Musicians and Singers (1926- 1980)

Sir John Tomlinson (b 1946)

Sir John Rowland Tomlinson, CBE was born in Oswadtwistle, Lancashire. Although he had always been a keen singer, Tomlinson trained in civil engineering at Manchester University before making his career in opera. 

Tomlinson studied with Patrick McGuigan at the Royal Northern College of Music and with Otakar Kraus. He sings regularly with the Royal Opera and English National Opera, and has appeared with all the major British opera companies. He made his Bayreuth Festival debut in 1988 as Wotan (Der Ring des Nibelungen) under Daniel Barenboim and went on to sing for the festival every summer from 1988 to 2006, appearing variously as Wotan, the Wanderer, King Marke, Titurel, Gurnemanz, Hagen and the Dutchman. In 2008, he created the title role in Harrison Birtwistle's opera The Minotaur at the Royal Opera House.

He has sung for leading international opera houses, including English National Opera and the Metropolitan Opera, New York, and for the Salzburg, Aix-en-Provence, Munich and Glyndebourne festivals. Along with leading Wagner roles for bass and bass-baritone, his repertory has included Boris Godunov, Bluebeard, Baron Ochs (Der Rosenkavalier), Golaud (Pelléas et Mélisande), Claggart (Billy Budd), Philip II and the Grand Inquisitor (Don Carlo), Méphistophélès (Faust), the four villains (Les Contes d’Hoffmann), Boris Ismailov (Lady Macbeth of Mtsensk) and Moses (Moses und Aron).

Tomlinson was made a Commander of the Order of the British Empire (CBE) in 1997 for his services to music and was knighted in the 2005 Queen's Birthday Honours List.  In 2014 he was awarded the Gold Medal of the Royal Philharonic Society.

Links with Ayrshire

There is no evidence that Tomlinson has appeared in Ayrshire. However, he sang with the Scottish Opera Chorus, under Gibson, and took the role of Claggart in the 1987 Scottish Opera production of Billy Budd.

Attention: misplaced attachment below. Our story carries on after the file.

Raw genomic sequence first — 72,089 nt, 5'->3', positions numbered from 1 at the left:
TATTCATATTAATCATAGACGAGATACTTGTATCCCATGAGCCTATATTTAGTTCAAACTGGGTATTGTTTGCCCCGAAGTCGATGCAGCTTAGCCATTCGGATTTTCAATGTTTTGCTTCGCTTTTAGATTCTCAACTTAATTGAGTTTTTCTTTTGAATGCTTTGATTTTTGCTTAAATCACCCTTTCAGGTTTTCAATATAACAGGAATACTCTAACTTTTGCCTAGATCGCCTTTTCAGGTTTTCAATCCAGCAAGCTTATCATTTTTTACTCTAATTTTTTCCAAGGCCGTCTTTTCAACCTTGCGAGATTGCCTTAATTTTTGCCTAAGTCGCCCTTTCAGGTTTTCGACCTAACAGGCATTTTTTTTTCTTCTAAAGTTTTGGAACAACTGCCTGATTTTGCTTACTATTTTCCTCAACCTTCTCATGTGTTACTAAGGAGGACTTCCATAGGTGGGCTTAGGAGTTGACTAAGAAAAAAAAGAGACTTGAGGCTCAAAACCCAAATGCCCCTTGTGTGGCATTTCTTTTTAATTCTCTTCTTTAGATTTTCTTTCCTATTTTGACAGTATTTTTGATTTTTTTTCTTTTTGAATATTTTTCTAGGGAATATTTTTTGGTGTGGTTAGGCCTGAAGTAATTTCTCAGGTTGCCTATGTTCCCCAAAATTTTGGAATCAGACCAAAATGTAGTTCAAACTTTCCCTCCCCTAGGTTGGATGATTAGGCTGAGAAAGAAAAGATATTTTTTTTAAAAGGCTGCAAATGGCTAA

[Text based on various biographies including Royal Opera House and Opera Scotland. ]


Sir John Tomlinson, b. 1946.  Date ca. 2011  magnify   Photogragher:  ©A Lander

William McAlpine 1922 - 2004

Born into a working-class family in Stenhousemuir, McAlpine left Larbert high school at the age of 16. Having failed his RAF medical, he became an apprentice bricklayer and moved to London.  In 1943 he was heard singing his heart out on a building site in London in 1943.  An introduction to Roy Henderson, who had taught Kathleen Ferrier, set him on a new course.

Initially, McAlpine was trained by Henderson as a baritone, but when he sent the young singer to Walter Hyde, an eminent tenor of the past, it was decided that McAlpine was himself a tenor. Further sessions from another tenor, Joseph Hislop, a singing adviser to Covent Garden, set him on his way.

In 1952, McAlpine was offered a contract as a principal with the Royal Opera House.   For the next four seasons at Covent Garden, he played cameo roles, in each of which he made his mark - most notably as Jaquino in Fidelio (his own favourite opera), as the Idiot in Boris Godunov (1953), and as the Spirit of the Masque in the premiere of Britten's Gloriana.

Soon, he was invited to sing major parts with Sadler's Wells Opera, making his debut as Alfredo in La Traviata (1955), followed by Rodolfo in La Bohème. He sang regularly with the company until 1965. Among his most notable roles were Lensky in Eugene Onegin, and Hermann in The Queen Of Spades. By this time, his voice had taken on a more dramatic quality, and his poignant timbre suited these tortured souls very well. In 1960, he was back at Covent Garden singing Alfredo to Sutherland's Violetta, and the title part in The Tales Of Hoffmann, another part that fitted his voice like a glove.